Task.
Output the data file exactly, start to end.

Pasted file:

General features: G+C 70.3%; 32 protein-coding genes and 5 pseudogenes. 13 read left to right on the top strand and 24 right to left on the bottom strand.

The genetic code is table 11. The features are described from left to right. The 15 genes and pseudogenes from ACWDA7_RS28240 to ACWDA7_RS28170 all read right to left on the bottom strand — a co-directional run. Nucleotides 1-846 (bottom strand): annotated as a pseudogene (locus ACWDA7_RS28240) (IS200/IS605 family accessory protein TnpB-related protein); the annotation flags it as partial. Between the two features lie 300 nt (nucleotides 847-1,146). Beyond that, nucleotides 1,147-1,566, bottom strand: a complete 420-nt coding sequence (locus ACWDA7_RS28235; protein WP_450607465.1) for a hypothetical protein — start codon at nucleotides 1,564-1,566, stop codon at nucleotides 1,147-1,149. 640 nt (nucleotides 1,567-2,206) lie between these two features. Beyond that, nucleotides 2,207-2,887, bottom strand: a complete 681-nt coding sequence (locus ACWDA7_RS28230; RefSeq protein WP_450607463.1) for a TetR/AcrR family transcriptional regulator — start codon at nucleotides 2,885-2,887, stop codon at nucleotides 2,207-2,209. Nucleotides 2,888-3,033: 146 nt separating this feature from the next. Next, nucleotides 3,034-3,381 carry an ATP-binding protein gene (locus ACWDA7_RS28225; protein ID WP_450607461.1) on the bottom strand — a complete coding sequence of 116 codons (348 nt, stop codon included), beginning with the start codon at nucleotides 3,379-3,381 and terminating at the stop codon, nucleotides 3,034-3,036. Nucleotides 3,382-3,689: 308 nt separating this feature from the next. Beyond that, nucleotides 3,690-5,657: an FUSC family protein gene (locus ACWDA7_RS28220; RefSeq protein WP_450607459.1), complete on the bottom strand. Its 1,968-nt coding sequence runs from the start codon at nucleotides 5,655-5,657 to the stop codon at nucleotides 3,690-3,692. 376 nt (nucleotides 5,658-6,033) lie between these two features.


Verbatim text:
General features: G+C 70.3%; 32 protein-coding genes and 5 pseudogenes. 13 read left to right on the top strand and 24 right to left on the bottom strand.

The genetic code is table 11. The features are described from left to right. The 15 genes and pseudogenes from ACWDA7_RS28240 to ACWDA7_RS28170 all read right to left on the bottom strand — a co-directional run. Nucleotides 1-846 (bottom strand): annotated as a pseudogene (locus ACWDA7_RS28240) (IS200/IS605 family accessory protein TnpB-related protein); the annotation flags it as partial. Between the two features lie 300 nt (nucleotides 847-1,146). Beyond that, nucleotides 1,147-1,566, bottom strand: a complete 420-nt coding sequence (locus ACWDA7_RS28235; protein WP_450607465.1) for a hypothetical protein — start codon at nucleotides 1,564-1,566, stop codon at nucleotides 1,147-1,149. 640 nt (nucleotides 1,567-2,206) lie between these two features. Beyond that, nucleotides 2,207-2,887, bottom strand: a complete 681-nt coding sequence (locus ACWDA7_RS28230; RefSeq protein WP_450607463.1) for a TetR/AcrR family transcriptional regulator — start codon at nucleotides 2,885-2,887, stop codon at nucleotides 2,207-2,209. Nucleotides 2,888-3,033: 146 nt separating this feature from the next. Next, nucleotides 3,034-3,381 carry an ATP-binding protein gene (locus ACWDA7_RS28225; protein ID WP_450607461.1) on the bottom strand — a complete coding sequence of 116 codons (348 nt, stop codon included), beginning with the start codon at nucleotides 3,379-3,381 and terminating at the stop codon, nucleotides 3,034-3,036. Nucleotides 3,382-3,689: 308 nt separating this feature from the next. Beyond that, nucleotides 3,690-5,657: an FUSC family protein gene (locus ACWDA7_RS28220; RefSeq protein WP_450607459.1), complete on the bottom strand. Its 1,968-nt coding sequence runs from the start codon at nucleotides 5,655-5,657 to the stop codon at nucleotides 3,690-3,692. 376 nt (nucleotides 5,658-6,033) lie between these two features.